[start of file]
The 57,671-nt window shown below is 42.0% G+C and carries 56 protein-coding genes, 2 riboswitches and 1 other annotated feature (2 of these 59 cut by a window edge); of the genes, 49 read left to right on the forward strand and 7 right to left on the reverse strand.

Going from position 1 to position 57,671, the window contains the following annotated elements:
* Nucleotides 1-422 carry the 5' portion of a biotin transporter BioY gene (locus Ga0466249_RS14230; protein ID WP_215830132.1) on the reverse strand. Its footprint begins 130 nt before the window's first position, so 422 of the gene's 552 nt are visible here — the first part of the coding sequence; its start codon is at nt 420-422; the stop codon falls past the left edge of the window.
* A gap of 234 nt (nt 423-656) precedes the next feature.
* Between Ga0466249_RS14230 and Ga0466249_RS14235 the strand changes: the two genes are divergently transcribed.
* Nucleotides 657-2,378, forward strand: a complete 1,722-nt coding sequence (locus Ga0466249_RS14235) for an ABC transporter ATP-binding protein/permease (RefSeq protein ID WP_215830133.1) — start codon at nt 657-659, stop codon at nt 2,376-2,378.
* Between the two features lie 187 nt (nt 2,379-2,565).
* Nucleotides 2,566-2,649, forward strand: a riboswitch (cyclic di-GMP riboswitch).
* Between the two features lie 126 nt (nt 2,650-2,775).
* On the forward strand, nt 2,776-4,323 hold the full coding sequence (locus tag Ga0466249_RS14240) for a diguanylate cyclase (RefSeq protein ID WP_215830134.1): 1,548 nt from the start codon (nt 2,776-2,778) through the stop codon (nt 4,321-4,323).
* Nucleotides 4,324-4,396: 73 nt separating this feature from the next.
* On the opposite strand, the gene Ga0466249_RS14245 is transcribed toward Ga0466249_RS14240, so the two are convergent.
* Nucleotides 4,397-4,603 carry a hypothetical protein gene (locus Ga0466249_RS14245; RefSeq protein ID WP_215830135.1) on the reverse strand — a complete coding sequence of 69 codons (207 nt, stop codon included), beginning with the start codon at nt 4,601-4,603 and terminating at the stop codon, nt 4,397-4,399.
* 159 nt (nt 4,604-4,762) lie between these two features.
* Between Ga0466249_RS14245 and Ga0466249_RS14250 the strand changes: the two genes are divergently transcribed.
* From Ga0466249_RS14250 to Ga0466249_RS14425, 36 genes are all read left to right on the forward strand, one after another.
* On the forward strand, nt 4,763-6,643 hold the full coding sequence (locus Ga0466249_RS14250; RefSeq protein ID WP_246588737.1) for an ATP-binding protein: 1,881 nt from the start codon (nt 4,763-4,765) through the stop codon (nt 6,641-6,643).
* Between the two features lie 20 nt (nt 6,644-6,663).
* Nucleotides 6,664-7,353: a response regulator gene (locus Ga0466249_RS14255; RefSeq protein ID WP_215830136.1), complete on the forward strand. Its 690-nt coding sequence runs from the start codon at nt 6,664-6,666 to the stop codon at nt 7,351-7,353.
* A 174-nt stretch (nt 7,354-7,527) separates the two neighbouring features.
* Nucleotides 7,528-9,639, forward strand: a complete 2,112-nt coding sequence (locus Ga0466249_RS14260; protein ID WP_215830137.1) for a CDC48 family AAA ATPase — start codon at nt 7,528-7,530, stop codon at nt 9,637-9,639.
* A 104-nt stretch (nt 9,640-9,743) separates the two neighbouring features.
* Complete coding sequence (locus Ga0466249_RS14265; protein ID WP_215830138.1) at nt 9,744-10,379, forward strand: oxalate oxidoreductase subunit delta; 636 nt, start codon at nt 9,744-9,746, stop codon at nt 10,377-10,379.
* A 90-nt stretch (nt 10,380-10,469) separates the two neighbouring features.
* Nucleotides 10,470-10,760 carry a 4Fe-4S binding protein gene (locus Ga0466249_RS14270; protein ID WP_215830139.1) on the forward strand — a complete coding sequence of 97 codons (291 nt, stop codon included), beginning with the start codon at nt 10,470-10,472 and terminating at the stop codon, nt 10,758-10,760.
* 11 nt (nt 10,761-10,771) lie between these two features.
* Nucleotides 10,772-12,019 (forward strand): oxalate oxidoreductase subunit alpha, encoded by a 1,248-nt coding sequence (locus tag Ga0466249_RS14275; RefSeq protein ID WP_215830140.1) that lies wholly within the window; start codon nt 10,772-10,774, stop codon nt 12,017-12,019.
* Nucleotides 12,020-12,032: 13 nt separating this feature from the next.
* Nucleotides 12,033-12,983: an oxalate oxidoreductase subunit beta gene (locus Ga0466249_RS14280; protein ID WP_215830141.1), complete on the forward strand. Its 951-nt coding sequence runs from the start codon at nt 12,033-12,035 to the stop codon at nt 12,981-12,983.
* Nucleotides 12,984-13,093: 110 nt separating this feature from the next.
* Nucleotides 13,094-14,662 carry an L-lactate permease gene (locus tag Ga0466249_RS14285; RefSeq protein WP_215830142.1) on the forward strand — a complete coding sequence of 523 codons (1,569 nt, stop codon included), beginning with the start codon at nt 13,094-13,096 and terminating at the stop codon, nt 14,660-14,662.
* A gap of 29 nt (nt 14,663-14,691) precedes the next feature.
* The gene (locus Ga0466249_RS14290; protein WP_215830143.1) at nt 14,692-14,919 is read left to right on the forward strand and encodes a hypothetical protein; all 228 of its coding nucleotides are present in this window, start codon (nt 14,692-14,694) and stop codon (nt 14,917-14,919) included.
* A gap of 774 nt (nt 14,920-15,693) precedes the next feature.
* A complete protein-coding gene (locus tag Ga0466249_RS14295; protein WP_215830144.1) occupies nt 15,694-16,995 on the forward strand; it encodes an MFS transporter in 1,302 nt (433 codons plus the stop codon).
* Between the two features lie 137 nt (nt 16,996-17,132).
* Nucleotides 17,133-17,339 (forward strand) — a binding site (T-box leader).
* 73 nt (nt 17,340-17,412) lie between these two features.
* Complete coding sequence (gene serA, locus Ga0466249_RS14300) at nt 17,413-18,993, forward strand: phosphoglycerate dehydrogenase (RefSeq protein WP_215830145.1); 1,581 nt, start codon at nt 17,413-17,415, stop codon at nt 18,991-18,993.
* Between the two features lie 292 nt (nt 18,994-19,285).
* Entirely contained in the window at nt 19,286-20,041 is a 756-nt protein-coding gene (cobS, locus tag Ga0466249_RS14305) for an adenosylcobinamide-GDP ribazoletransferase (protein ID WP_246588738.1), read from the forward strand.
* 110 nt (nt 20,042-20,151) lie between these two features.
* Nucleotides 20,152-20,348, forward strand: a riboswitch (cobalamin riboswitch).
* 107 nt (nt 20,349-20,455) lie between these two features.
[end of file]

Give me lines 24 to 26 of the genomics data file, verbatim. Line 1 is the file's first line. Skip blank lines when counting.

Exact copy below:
* A 90-nt stretch (nt 10,380-10,469) separates the two neighbouring features.
* Nucleotides 10,470-10,760 carry a 4Fe-4S binding protein gene (locus Ga0466249_RS14270; protein ID WP_215830139.1) on the forward strand — a complete coding sequence of 97 codons (291 nt, stop codon included), beginning with the start codon at nt 10,470-10,472 and terminating at the stop codon, nt 10,758-10,760.
* 11 nt (nt 10,761-10,771) lie between these two features.